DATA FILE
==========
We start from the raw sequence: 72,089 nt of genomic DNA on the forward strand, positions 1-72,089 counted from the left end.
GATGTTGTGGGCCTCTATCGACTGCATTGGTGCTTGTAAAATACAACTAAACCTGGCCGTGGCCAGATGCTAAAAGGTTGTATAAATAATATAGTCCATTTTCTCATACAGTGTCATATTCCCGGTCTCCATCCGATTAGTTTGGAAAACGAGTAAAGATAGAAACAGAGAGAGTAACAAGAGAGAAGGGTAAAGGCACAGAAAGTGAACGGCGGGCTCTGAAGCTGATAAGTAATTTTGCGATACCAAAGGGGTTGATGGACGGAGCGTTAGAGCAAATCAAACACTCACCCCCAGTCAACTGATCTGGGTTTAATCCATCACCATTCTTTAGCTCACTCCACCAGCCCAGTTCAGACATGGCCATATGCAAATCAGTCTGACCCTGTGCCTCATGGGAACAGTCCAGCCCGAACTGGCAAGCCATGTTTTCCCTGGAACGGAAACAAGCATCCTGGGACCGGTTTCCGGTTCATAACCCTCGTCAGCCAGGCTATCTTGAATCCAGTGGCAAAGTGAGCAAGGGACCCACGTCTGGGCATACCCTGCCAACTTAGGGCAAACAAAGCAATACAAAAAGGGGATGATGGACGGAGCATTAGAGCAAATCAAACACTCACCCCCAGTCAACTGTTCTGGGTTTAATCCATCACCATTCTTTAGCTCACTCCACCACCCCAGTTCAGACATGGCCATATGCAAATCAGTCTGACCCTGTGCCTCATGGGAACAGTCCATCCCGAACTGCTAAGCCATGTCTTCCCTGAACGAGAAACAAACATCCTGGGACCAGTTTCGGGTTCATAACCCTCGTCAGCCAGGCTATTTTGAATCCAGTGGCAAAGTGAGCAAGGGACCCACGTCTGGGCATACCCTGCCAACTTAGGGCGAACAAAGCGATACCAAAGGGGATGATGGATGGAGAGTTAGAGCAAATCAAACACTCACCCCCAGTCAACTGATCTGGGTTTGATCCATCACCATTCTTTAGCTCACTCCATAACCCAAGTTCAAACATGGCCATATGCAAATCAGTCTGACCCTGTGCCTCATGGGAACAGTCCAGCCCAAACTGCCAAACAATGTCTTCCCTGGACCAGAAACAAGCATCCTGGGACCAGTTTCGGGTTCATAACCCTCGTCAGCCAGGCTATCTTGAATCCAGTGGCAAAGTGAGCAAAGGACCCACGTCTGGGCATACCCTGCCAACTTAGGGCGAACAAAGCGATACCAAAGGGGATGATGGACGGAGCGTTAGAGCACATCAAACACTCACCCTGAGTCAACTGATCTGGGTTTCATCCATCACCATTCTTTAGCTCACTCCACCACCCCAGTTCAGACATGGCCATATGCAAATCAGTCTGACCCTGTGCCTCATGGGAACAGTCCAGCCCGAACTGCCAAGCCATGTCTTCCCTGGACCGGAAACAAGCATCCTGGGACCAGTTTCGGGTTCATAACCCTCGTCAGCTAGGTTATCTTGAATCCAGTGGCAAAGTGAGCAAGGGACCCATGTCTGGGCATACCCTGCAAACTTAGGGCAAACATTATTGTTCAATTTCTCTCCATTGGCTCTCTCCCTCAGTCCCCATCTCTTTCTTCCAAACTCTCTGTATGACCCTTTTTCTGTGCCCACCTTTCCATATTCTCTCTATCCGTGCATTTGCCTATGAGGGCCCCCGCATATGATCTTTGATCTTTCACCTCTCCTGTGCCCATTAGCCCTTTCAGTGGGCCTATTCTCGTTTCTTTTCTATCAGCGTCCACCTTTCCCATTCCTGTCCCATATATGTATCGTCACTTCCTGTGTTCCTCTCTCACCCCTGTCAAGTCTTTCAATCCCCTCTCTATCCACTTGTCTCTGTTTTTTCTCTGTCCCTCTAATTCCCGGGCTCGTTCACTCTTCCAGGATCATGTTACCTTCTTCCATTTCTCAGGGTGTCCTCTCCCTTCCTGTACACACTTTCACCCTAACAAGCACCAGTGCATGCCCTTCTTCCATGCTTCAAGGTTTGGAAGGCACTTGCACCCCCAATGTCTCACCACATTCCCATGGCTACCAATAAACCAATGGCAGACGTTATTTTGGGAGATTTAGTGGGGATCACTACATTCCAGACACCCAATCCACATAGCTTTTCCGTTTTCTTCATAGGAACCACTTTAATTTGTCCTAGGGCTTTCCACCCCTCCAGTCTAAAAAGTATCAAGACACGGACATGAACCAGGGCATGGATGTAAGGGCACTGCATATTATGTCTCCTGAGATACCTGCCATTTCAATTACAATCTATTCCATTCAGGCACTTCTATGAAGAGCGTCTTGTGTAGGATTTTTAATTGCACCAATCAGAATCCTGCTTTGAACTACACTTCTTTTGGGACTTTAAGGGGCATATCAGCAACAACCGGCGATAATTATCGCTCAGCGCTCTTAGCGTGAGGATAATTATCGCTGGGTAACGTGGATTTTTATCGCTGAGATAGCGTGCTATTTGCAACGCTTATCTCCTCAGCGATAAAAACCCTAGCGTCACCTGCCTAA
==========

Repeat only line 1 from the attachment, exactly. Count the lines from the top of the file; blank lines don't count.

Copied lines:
We start from the raw sequence: 72,089 nt of genomic DNA on the forward strand, positions 1-72,089 counted from the left end.